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melancholy fragments. This is the case of all the pretending and the vain; those who are ever attempting to seem what they are not, or to do what they cannot; who live in the lying breath of contemporary report, and bask out a sort of occasional holiday in the glimmers of public favour. They are always in a feverish struggle, yet they make no progress. There is no dramatic coherence, no unity of action, in the tragi-comedy of their lives. They have hits and brilliant passages perhaps, which may come on review before them in straggling succession; but nothing dignified or massive, tending to one end of good or evil. Such are self-sancied poets and panting essayists, who live on from volume to volume, or from magazine to magazine, who tremble with nervous delight at a favourable mention, are cast down by a sly alliteration or satirical play on their names, and die of an elaborate eulogy “in aromatic pain.” They begin life once a quarter, or once a month, according to the will of their publishers. They dedicate nothing to posterity; but toil on for applause till praise sickens, and their “life's idle business” grows too heavy to be borne. They feel their best days passing away without even the effort to build up an enduring fame; and they write an elegy on their own weaknesses! They give their thoughts immaturely to the world, and thus spoil them for themselves for ever. Their own earliest, and deepest, and most sacred feelings become at last dull common-places, which they have talked of and written about till they are glad to escape from the theme. Their days are not “linked each to each by natural piety,” but at best bound together in forgotten volumes. Better, far better than this, is the lot of those whose characters and pretentions have little “mark of likelihood;”—whose days are filled up by the exercises of honest industry, and who, on looking back, recognise their lives only by the turns of their fortune, or the events which have called forth their affections. Their first parting from home is indelibly impressed on their minds—their school-days seem to them like one sweet April day of shower and sunshine—their apprenticeship is a long week of toil;but then their first love is fresh to them as yesterday, and their marriage, the births of their children, and of their grandchildren, are events which mark their course even to old age. They reach their infancy again in thought by an easy process, through a range of remembrances few and simple, but pure, and sometimes holy. Yet happier is the lot of those who have one great aim; who devote their undivided energy to a single pursuit; who have one idea of practical or visionary good, to which they are wedded. There is a harmony, a proportion, in their lives. The Alchemist of old, labouring with undiminished hope, cheering his solitude with dreams of boundless wealth, and yet working on, could not be said to live in vain. His life was continuous—one unbroken struggle—one ardent sigh. There is the same unity of interest in the life of a great verbal scholar, or of a true miser; the same singleness of purpose, which gives solidity to floating minutes, hours, and years. The great Lawyer deserves an eminent rank among true livers. We do not mean a political adventurer, who breathes feverishly amidst the contests, the intrigues, and petty triumphs of party; nor a dabbler in criticism, poetry, or the drama; nor even a popular nisi-prius advocate, who passes through a succession of hasty toils and violent excitements to fortune and to oblivion. But we have respect to the real dull plodder—to him who has bidden an early “Farewell to his Muse,” if he ever had one; who anticipates years of solitary study, and shrinks not back; who proceeds, step by step, through the mighty maze with a cheerful heart, and counts on his distant success with mathematical precision. His industry and self-denial are powers as true as fancy or eloquence, and he soon learns to take as hearty a pleasure in their exercise. His retrospect is vast and single—of doubts solved, stoutest books mastered, nicest webs disentangled, and all from one intelligible motive which grows old with him, and, though it “strengthened with his strength,” will not diminish with his decline. It is better in the end to have had the pathway of life circumscribed and railed in by forms and narrow observances, than to have strayed at will about the vast field open to human enterprize, in the freest and most graceful wanderings; because in the latter case we cannot trace our road again, or call it over; while in the st, we see it distinctly to the end, and can linger in thought over all the spots where our feet have trodden. The “old names” bring back the “old instincts” to our hearts. Instead of faint sympathies with a multitude of things, a kind of small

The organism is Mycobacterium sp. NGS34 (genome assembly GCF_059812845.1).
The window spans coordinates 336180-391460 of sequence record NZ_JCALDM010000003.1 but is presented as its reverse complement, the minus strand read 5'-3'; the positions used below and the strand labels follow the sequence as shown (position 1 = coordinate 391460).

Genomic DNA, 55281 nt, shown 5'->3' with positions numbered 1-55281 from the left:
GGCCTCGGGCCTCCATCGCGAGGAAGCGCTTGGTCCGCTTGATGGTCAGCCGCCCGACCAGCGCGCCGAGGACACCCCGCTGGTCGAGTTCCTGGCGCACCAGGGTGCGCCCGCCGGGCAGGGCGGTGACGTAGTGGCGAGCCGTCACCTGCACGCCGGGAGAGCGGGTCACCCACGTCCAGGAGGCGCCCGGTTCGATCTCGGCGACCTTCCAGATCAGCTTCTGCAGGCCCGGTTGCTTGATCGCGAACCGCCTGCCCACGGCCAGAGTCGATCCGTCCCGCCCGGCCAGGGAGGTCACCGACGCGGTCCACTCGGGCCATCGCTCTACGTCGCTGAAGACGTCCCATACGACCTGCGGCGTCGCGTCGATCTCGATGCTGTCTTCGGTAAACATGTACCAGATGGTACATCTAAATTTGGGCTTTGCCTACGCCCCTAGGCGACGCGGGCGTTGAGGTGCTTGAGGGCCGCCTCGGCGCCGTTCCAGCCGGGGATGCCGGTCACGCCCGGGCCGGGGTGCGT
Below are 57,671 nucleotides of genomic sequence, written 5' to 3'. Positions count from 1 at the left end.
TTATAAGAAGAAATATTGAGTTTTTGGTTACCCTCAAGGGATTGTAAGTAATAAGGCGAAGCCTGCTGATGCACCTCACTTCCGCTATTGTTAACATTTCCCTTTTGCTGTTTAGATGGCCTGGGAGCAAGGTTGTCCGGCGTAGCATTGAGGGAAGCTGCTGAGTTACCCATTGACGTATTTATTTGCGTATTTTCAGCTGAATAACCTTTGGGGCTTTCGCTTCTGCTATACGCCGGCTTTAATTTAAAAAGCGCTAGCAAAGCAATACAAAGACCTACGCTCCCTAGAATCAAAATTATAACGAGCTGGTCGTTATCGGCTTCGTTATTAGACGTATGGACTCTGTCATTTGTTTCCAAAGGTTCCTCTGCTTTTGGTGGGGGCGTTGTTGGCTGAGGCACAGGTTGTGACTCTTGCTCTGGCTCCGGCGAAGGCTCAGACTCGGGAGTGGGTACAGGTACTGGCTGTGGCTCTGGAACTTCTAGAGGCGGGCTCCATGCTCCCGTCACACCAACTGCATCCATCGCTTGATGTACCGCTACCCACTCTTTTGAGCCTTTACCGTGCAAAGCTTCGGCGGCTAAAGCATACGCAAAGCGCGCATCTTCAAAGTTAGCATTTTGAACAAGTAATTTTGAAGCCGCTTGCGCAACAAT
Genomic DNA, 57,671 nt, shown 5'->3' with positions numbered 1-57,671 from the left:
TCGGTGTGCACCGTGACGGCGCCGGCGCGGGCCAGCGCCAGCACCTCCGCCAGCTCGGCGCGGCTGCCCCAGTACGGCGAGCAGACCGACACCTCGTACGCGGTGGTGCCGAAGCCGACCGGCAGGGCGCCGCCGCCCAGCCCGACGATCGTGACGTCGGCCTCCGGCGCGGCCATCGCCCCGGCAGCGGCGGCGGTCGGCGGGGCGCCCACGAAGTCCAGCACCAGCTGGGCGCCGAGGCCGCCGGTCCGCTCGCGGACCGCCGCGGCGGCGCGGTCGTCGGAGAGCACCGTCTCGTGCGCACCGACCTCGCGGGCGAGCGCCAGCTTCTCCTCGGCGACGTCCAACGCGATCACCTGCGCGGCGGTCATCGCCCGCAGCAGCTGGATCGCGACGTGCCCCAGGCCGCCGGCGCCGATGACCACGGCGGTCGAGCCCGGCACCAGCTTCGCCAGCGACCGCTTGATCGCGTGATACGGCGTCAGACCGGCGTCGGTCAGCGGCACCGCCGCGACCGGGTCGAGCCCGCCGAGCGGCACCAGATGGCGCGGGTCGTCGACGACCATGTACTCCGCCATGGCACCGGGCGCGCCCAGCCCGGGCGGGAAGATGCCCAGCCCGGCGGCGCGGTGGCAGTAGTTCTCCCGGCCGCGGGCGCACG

partnership with thousands in certain general dogmas and speculations, we have all our own past individual being as a solid and abiding possession. A metaphysician who thinks earnestly and intensely for himself, may truly be said to live long. He has this great advantage over the most felicitous inventor of machinery, or the most acute of scientific inquirers, that all his discoveries have a personal interest; he has his existence for his living study; his own heart is the mighty problem on which he meditates, and the “exceeding great reward” of his victories. In a moment of happy thought he may attain conquests, “compared to which the laurels which a Caesar reaps are weeds.” Years of anxious thought are rewarded by the attainment of one triumphant certainty, which immediately gives a key to the solution of a thousand pregnant doubts and mysteries, and enables him almost to “curdle a long life into an hour.” When he has, after long pursued and baffled endeavours, rolled aside some huge difficulty which lay in his path, he will find beneath it a passage to the bright subtleties of his nature, through which he may range at will, and gather immortal fruits, like Aladdin in the subterranean gardens. He counts his life thus not only by the steps which he has taken, but by the vast prospects which, at every turn of his journey, have recompensed his toils, over which he has diffused his spirit as he went on his way rejoicing. We will conclude this article with the estimate made of life from his own experience by one of the most profound and original of thinkers.